Tuesday, November 3, 2009

Museum Visit: Glyptothek

The Glyptothek is Munich's museum of Greek and Roman art, primarily sculpture, but also containing some mosaics and armor. Graphically this is not very relevant to photography, although the honesty with which some of the sculptures portrays the wrinkles of age, is quite reminiscent of the literality of a photographic portrait, versus the flattery of a 16/17th century oil portrait. Visiting this museum also provided me with an opportunity to do a little natural light portraiture with subjects unlikely to move during the process.  The museum has fully natural light during the day and as flash is forbidden (thank goodness), a fast lens and high ISO are needed to create an acceptable photograph.  All of the following use a fast 50mm lens with an ISO of 200-400.

The most famous sculpture in the museum is the Barbarini Faun (220 BC), a remarkably real and sensual portrayal of the male body

The following photograph is of what used to be a series of figures decorating the entrance to a temple and represent Greek soldiers from the times of the Persian wars (510-480 BC).  The central upright figure is Athena, her role to decide which warriors live or die.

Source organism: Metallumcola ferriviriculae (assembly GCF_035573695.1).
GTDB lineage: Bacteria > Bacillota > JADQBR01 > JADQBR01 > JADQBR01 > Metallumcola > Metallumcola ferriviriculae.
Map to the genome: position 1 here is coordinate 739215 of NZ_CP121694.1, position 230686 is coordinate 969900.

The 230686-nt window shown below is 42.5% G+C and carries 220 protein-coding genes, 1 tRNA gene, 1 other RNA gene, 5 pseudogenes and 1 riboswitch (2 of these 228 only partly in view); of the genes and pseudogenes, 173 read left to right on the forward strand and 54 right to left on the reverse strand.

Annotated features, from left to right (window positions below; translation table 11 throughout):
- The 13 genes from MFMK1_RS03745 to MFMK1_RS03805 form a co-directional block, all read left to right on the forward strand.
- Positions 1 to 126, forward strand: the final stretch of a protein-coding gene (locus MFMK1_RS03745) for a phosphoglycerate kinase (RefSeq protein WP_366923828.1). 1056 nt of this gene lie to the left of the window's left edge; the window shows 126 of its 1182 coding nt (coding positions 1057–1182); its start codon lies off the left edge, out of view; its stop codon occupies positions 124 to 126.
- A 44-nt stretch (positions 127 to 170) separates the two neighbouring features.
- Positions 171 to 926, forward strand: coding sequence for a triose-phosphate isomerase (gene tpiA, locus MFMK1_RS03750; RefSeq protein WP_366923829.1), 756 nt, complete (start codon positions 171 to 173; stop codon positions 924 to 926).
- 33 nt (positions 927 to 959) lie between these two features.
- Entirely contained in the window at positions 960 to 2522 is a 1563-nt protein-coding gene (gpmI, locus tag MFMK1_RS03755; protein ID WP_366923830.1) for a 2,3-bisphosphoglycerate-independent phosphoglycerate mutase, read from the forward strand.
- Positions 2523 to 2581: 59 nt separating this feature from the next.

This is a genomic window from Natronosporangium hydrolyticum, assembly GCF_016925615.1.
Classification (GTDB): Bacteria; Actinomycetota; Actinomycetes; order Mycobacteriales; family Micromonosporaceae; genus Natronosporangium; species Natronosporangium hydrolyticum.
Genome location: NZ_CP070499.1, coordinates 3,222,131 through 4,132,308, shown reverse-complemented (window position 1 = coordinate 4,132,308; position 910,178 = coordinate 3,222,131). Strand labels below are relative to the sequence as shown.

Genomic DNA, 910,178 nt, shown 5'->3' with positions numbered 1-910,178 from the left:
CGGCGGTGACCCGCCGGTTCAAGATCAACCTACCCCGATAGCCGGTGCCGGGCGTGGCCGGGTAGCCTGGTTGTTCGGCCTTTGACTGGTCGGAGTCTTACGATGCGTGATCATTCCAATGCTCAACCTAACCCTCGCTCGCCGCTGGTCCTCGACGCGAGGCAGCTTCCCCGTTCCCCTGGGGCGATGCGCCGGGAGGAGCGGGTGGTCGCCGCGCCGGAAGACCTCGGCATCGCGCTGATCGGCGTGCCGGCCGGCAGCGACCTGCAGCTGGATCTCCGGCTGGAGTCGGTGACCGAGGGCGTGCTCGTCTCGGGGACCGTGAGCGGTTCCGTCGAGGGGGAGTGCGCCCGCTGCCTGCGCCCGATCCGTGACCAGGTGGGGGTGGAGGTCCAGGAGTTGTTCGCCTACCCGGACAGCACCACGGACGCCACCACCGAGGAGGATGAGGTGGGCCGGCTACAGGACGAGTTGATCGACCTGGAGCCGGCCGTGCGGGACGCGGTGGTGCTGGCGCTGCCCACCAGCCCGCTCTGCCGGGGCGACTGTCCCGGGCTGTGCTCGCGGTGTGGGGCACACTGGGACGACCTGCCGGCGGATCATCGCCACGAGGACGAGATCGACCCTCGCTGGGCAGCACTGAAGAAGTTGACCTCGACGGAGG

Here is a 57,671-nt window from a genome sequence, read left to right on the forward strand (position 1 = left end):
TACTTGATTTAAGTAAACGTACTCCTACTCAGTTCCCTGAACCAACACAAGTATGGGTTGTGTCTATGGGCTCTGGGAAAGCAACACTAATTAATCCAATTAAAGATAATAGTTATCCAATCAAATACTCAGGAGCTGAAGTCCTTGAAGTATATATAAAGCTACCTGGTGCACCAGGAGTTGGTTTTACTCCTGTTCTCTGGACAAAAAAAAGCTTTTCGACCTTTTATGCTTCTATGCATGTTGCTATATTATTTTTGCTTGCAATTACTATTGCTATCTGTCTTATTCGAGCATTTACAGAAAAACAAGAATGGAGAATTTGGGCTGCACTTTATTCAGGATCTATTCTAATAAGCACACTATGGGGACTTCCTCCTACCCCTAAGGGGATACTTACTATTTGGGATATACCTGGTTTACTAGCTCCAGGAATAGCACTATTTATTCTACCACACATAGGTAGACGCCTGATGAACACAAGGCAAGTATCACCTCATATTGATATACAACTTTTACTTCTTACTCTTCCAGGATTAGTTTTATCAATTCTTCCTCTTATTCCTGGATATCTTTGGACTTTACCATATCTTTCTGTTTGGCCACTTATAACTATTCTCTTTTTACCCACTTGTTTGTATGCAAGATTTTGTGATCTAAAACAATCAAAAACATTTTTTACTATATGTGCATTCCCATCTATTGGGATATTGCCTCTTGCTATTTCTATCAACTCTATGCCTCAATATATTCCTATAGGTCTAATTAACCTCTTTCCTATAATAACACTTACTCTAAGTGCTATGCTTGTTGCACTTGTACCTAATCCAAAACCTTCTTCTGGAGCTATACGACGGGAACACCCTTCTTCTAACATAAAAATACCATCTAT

This was a tricky photograph to take as it needed depth of field and hence a high f stop, but with very difficult lighting, I risked 1/60s and f/8 with ISO 400.  The lens has no image stabilization and as a result I needed to keep in mind the reciprocal focal length rule, i.e. keep the shutter speed faster than 1/"focal length".  

Moving on the next photograph is not terribly remarkable other than that it is Alexander the Great and reputed to have been carved in his presence.  So this might be one of the most famous faces in history

In the roman period the statues started to become less idealistic and offered a more realistic portrayal of the human experience.  The next statue is a beautiful study of an elderly man, I can almost see him standing in front of me, his features enhanced by the strong side lighting.  The image is a little soft as I allowed the shutter speed to drift to 1/45s, ideally I should have managed a maximum of 1/60s.

The next sculpture was really remarkable, a drunken woman sprawled on the floor imploring the world for something.  Perhaps there was a moral message in this piece.  

One of the more impressive aspects of visiting the museum is that the works are very simply arranged and in such a way that you can walk around and fully examine each one from every angle.  This also allows a photographer to play with depth of field and angle.  In the following photograph I selected a very shallow depth of field and positioned myself very close to the sculpture, throwing the background into a soft blur

The museum also hosts works by more recent artists; scattered within the ancient statues were a number of very modern works

My final photograph shows the classical exterior architecture of the museum, the first test of my new 24mm tilt-shift lens

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